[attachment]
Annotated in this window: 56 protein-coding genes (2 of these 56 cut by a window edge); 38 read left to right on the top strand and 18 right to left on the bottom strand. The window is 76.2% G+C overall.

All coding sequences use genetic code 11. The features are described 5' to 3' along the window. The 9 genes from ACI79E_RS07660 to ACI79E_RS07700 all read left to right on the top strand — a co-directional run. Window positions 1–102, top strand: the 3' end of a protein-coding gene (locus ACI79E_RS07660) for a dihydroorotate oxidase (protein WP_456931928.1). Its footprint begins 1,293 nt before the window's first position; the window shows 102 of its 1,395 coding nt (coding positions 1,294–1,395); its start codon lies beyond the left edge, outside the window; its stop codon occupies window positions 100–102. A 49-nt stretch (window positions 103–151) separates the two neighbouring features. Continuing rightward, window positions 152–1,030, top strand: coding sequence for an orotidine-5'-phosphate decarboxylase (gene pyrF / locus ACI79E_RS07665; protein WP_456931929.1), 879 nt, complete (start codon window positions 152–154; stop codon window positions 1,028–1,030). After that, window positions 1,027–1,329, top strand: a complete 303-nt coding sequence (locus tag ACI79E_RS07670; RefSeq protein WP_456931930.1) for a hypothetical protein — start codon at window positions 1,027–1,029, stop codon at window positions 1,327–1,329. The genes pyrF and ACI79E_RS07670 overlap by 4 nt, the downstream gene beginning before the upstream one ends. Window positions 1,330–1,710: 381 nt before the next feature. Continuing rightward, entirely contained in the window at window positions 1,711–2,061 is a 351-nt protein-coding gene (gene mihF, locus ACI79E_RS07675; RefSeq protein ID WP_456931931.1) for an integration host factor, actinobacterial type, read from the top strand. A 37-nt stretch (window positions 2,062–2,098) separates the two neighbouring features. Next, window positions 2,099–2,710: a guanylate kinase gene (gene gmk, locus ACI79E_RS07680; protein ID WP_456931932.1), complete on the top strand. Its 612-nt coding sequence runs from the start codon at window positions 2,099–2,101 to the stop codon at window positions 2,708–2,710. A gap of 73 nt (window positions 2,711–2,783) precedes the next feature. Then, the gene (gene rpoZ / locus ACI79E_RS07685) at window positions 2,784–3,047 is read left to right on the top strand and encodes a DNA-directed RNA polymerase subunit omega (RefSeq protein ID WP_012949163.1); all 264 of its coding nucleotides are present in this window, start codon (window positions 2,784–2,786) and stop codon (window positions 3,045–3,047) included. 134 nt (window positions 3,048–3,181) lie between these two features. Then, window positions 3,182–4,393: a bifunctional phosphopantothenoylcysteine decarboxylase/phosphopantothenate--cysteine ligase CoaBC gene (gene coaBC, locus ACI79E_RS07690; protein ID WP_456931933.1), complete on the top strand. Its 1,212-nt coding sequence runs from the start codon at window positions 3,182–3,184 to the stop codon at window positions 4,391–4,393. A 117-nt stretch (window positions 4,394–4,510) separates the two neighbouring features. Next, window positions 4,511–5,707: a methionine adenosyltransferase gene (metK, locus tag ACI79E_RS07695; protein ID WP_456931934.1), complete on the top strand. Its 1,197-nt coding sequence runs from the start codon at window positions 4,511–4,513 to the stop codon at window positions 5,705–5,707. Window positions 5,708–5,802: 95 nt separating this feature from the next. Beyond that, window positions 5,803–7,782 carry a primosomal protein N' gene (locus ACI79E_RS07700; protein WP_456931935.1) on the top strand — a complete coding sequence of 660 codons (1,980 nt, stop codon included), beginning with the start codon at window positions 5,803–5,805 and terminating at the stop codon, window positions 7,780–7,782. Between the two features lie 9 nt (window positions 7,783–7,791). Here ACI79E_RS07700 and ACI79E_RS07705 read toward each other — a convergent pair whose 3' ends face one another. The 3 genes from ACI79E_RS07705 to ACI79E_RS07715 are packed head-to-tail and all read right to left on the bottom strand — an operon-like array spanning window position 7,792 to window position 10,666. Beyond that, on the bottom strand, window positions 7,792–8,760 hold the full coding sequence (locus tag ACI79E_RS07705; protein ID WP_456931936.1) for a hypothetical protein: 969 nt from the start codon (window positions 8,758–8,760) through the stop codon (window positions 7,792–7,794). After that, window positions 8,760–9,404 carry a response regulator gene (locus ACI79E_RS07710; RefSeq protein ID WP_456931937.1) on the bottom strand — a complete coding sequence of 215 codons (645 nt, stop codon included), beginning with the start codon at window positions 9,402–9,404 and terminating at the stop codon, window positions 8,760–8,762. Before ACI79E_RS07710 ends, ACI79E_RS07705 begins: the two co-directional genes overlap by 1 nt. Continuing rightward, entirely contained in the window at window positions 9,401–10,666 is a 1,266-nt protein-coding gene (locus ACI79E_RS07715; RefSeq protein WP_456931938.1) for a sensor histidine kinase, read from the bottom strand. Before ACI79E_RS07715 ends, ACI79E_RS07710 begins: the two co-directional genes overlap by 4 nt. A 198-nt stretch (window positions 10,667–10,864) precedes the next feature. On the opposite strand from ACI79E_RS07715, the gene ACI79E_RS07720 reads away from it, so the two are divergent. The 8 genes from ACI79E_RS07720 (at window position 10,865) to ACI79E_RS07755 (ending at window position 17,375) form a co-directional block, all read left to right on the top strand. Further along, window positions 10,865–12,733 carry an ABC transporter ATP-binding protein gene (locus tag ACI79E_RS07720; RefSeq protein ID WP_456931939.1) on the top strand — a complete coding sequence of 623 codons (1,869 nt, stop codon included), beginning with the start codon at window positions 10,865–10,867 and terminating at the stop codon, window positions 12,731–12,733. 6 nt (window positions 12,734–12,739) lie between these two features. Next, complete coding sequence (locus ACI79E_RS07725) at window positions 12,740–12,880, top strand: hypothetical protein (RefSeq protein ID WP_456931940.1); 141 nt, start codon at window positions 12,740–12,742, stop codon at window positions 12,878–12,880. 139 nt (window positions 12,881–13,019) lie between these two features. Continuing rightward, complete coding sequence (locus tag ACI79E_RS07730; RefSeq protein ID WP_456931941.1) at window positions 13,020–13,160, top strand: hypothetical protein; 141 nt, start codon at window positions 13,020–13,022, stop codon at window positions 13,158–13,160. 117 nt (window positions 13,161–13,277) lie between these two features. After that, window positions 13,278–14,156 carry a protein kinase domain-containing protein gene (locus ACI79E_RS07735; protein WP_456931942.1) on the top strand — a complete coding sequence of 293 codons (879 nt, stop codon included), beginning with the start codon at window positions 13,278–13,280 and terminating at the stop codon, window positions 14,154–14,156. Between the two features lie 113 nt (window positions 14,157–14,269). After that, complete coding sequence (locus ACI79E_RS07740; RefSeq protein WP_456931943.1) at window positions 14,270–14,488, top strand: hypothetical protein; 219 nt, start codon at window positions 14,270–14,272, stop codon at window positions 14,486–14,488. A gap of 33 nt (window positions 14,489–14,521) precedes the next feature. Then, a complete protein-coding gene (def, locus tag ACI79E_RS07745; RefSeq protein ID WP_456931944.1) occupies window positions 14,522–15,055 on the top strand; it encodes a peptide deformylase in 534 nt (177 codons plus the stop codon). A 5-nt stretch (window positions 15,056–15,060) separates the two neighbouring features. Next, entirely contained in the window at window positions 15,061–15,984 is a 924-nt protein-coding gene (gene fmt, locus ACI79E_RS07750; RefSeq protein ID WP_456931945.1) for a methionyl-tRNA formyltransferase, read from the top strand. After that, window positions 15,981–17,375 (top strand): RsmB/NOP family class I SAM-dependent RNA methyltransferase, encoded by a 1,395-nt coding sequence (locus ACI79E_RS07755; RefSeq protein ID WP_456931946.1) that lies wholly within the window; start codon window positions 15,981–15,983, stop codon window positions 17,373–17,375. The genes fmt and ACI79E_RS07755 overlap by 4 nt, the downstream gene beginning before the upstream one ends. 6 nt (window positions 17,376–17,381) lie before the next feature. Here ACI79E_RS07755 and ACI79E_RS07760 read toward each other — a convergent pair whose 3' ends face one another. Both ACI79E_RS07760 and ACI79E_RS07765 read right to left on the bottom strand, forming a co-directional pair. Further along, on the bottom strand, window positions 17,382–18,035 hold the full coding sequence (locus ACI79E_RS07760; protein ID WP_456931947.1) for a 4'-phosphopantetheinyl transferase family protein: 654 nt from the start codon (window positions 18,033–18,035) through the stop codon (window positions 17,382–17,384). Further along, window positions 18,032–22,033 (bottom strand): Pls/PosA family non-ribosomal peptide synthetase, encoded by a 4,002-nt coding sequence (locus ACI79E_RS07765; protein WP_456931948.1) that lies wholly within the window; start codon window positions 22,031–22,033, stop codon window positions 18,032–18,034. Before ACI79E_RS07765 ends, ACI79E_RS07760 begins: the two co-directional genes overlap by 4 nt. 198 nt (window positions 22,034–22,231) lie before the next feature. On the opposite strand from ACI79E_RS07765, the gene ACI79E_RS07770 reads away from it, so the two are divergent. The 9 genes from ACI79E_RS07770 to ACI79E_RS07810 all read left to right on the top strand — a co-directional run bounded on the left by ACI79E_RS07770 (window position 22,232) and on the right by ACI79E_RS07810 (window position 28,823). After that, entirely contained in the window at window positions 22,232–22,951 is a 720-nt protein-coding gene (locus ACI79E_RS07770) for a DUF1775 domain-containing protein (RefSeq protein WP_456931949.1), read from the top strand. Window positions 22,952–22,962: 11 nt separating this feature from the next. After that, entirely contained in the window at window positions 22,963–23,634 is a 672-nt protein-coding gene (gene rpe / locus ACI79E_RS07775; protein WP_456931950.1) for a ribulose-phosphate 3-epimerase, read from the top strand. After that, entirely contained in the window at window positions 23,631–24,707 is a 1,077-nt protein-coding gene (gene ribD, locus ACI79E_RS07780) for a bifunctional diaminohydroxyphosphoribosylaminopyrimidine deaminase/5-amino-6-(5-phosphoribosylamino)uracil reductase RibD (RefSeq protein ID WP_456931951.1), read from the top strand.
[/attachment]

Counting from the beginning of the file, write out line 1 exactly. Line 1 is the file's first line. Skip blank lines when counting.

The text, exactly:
Annotated in this window: 56 protein-coding genes (2 of these 56 cut by a window edge); 38 read left to right on the top strand and 18 right to left on the bottom strand. The window is 76.2% G+C overall.